Anj Vu Sawyer, Southeast Asian Coalition
Anj Vu Sawyer
Southeast Asian Coalition of Central Massachusetts
Assists Southeast Asian immigrants, refugees and low-income residents to integrate and become contributing citizens while preserving their cultural heritage.
Introducing creative ideas that changed the way my family and culture’s tradition and my organizations approached the challenges of life or business has always been the heart of my story.
On April 30, 1975, as a second-year medical student, I convinced my family to escape the war by climbing over the gate of the American Embassy in Saigon, Vietnam. We lost everything, except the clothes on our backs. Fast-forward to 2016, when Rory Kennedy asked me to screen her award-winning documentary, “Last Day In Vietnam.” Here, in the trailer (https://www.youtube.com/watch?v=RTWX-BB4aAA), at 1:25-1:27, you will see my mother, my sister, and me struggling to get through the barbwire atop the Embassy’s gate. How cherish that image with all my heart, as it is the only thing I have to prove my existence before April 30, 1975. I am a refugee – airlifted out of Vietnam to a new life of service. That picture is a testimony to the human spirit, to our resilience and to the life-giving power of leaning in for each other.
On May 30, 2018, when I was asked to speak at the opening of a new business in Worcester, MA, the owner shared with me his life story. In the 80’s, on a fishing boat, he fled Vietnam as a seven-year-old boy, with his mother, his three-year-old sister and 10 or so other Vietnamese. Their boat was intercepted by Thai pirates who assaulted all the girls and women, including his baby sister. As his mother screamed and tried to protect her little girl, the pirates tossed them both into the sea where they drowned. The sufferings I had to endure and witness during the Vietnam War, as well as the suffering I’ve seen through the lives of many other refugees of the world with whom I have served, have only empowered me to try to figure out ways to alleviate pain stemming from violence and poverty. The story I heard that day in May broke my heart all over again. But seeing the owner’s entrepreneurial spirit, the family he’s raised, and his active civic engagement made me humbly grateful to the USA, this country for giving him and me freedom and the hope that never dies. From the time I arrived at Fort Chafee, Arkansas, as a refugee, I’ve had the support of many Americans who’ve come along to help me, someone who was a stranger in their land, to accomplish my dream and purpose to improve lives on a global scale.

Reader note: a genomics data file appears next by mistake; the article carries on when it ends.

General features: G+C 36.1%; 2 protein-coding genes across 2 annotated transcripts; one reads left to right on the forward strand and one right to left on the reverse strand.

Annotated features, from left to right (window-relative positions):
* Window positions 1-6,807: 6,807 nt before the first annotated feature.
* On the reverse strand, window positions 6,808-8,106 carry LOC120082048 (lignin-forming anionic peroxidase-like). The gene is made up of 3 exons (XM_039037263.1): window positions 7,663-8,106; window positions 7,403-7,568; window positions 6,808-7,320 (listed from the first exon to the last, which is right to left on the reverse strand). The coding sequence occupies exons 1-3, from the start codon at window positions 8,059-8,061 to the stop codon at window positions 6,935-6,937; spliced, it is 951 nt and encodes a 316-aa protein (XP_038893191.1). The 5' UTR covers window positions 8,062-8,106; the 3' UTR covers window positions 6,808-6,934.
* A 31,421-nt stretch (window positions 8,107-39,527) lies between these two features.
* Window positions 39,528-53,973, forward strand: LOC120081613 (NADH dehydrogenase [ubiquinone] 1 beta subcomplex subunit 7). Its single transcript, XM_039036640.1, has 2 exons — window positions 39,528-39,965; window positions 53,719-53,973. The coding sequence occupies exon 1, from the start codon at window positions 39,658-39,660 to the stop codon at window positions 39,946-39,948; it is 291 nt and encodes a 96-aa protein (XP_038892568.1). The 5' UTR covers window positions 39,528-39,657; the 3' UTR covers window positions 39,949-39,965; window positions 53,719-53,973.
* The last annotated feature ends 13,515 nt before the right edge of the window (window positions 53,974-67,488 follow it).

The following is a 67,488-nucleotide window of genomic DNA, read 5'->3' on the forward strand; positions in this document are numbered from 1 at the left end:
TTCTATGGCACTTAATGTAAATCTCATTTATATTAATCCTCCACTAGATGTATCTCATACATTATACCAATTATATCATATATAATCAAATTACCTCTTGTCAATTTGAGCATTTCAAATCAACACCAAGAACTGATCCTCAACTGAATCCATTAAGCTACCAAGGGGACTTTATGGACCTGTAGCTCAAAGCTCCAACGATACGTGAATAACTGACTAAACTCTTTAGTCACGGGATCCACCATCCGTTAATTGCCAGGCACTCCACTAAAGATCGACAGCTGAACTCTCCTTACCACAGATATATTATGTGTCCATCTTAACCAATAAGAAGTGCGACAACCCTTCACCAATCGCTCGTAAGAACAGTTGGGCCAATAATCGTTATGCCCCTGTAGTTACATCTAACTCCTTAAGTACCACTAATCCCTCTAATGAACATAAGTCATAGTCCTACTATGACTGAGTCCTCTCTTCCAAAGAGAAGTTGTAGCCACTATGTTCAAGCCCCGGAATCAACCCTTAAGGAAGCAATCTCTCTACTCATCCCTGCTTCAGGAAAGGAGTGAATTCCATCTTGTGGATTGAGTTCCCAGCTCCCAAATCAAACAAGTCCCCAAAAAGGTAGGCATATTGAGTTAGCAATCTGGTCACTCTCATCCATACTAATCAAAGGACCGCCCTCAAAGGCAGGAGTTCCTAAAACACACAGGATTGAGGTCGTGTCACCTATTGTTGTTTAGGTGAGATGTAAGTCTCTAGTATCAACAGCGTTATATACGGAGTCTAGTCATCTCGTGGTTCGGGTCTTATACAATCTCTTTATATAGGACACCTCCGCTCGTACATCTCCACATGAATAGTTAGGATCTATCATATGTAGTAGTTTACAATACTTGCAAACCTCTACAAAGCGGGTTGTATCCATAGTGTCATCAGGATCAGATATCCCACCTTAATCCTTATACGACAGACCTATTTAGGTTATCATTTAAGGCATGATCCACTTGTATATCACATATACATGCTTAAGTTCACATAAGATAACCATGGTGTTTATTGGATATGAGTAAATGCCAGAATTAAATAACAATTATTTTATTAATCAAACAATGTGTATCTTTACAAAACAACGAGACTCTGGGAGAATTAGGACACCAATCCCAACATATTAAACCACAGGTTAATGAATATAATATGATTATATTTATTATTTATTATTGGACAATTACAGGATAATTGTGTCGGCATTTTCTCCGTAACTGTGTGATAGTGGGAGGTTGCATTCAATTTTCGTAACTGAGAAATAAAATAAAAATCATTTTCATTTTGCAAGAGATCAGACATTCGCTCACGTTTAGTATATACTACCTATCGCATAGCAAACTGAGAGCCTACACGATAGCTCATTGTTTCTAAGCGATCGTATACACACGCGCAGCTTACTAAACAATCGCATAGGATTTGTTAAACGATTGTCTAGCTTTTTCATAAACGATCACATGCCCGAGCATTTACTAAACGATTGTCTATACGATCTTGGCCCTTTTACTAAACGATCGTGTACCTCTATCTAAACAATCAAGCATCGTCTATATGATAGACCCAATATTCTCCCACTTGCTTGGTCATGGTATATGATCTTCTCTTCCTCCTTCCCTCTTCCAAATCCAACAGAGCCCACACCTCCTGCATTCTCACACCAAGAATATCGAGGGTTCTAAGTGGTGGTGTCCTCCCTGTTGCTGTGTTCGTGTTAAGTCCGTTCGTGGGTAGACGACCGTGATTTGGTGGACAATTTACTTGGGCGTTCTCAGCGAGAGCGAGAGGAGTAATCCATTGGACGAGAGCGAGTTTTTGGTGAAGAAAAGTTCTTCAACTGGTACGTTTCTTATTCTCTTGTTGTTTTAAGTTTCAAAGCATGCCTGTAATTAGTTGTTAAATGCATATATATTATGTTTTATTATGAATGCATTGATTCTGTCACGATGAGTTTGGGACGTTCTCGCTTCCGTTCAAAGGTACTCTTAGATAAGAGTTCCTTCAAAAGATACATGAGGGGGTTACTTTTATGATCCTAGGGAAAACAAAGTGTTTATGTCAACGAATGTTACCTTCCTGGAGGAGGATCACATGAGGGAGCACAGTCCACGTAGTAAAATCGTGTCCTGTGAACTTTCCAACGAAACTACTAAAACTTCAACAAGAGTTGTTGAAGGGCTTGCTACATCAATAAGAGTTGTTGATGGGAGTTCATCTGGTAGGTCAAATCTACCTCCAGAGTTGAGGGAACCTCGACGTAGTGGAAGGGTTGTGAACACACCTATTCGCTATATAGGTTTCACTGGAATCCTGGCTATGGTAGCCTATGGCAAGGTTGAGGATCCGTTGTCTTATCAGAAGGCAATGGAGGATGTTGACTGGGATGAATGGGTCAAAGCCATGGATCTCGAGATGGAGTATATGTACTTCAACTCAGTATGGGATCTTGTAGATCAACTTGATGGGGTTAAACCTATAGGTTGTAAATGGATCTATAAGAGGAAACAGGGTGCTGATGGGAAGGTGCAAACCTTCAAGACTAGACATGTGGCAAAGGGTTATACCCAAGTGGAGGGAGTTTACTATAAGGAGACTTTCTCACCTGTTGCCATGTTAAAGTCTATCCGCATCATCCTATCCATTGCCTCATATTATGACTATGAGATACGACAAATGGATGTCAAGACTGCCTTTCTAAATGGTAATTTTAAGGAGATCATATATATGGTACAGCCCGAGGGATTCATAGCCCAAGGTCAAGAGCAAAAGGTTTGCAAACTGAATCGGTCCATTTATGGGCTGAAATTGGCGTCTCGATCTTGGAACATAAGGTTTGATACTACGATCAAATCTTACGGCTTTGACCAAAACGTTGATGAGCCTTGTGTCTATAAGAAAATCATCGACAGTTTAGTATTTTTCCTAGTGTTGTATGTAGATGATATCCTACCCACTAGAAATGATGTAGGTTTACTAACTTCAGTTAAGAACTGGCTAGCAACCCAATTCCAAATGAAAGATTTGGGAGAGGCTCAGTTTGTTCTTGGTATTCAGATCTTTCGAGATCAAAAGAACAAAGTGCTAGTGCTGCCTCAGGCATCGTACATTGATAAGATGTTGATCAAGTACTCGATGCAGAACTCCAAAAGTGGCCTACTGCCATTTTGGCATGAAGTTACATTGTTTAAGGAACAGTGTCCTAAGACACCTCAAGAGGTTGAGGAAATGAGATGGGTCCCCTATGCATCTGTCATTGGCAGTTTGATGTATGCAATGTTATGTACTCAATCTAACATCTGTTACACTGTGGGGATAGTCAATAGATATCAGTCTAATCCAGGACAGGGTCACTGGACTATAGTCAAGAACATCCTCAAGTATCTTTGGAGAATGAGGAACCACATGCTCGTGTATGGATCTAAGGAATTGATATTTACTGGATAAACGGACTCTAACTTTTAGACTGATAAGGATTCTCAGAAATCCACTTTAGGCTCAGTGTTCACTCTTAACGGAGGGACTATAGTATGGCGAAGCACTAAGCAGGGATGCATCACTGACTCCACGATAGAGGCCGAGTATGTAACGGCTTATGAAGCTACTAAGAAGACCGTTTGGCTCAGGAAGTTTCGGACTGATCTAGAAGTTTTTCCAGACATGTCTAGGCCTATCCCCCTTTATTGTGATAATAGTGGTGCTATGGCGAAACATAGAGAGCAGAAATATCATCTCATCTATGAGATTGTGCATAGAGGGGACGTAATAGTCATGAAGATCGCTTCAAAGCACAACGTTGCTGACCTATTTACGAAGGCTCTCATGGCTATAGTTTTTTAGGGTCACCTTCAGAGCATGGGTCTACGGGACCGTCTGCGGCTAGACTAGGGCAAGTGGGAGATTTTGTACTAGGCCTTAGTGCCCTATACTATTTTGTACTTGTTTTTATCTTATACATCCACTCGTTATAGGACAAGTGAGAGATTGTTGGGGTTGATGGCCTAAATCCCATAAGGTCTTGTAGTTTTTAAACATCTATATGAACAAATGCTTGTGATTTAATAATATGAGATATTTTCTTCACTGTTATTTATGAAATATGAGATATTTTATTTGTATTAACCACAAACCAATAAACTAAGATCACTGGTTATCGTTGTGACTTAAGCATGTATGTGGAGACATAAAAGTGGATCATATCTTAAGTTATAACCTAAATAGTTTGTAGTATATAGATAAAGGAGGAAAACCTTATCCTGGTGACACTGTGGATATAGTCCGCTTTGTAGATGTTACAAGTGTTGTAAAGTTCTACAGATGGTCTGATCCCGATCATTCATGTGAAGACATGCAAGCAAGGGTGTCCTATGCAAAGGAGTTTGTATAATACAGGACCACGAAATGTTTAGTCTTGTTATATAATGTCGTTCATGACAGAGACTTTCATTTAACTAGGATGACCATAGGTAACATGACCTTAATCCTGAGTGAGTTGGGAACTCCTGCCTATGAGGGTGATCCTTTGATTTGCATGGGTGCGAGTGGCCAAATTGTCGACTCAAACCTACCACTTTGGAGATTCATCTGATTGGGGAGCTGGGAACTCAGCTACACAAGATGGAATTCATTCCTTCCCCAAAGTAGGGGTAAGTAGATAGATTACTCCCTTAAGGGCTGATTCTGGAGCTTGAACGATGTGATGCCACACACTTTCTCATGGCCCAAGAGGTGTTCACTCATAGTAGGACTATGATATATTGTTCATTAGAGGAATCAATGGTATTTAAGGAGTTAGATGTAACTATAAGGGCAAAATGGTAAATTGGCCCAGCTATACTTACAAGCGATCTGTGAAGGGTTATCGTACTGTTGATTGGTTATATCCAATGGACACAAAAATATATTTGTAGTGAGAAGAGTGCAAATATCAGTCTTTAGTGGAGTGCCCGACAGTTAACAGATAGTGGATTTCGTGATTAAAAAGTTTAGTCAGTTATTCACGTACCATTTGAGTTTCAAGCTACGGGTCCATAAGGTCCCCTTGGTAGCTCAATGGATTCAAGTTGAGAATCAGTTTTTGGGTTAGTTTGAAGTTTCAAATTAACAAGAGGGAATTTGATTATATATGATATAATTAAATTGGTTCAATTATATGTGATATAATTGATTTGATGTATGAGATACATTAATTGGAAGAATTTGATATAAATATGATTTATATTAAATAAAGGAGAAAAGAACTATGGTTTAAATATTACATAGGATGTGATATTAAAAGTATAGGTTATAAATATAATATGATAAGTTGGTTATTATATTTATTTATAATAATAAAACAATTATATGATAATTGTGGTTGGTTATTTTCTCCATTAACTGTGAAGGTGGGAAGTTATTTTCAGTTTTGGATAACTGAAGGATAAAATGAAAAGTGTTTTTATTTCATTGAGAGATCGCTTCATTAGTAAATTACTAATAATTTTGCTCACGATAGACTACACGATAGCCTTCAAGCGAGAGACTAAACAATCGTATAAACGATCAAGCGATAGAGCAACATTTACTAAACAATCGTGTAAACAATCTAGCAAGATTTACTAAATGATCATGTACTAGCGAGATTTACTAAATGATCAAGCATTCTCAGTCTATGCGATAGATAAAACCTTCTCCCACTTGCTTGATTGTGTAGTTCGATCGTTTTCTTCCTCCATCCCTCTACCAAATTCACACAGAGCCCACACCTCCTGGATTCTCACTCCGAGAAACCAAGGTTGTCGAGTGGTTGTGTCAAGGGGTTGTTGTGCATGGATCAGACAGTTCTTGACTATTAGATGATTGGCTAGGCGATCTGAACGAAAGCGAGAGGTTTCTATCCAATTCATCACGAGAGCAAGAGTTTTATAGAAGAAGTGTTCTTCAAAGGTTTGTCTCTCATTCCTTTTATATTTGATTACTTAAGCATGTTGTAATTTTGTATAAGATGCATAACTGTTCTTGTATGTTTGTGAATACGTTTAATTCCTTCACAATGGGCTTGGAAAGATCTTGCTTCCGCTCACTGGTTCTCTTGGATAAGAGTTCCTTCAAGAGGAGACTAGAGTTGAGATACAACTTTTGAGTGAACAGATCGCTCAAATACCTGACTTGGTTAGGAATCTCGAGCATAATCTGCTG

Thank you to the EmPOWERED To Serve Urban Health Accelerator™ in-kind sponsors for providing mentorship and access to technology: